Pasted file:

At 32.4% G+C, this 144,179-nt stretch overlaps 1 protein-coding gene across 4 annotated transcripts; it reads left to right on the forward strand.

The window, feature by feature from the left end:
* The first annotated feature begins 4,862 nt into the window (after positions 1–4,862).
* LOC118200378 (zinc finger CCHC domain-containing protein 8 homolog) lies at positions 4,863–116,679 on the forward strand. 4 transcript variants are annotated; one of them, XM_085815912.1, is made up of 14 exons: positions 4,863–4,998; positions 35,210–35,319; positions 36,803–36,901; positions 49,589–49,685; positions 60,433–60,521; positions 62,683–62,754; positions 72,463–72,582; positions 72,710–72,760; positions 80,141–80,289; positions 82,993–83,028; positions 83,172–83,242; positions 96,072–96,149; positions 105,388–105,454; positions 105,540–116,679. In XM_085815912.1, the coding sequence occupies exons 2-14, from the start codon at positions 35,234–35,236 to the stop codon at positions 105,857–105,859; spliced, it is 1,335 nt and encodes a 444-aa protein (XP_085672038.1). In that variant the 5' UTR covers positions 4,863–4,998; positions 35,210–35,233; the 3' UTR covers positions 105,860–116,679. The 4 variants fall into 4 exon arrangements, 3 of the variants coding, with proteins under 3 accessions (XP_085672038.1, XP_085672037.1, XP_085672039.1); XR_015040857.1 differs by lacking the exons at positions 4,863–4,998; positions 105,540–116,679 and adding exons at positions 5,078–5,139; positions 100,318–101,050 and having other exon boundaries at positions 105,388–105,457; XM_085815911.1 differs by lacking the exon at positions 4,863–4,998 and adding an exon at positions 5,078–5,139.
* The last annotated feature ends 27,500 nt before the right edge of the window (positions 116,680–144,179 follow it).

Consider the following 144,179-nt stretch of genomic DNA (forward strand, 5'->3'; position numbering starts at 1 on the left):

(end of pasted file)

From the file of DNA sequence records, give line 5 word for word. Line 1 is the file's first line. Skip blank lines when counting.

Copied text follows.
* The last annotated feature ends 27,500 nt before the right edge of the window (positions 116,680–144,179 follow it).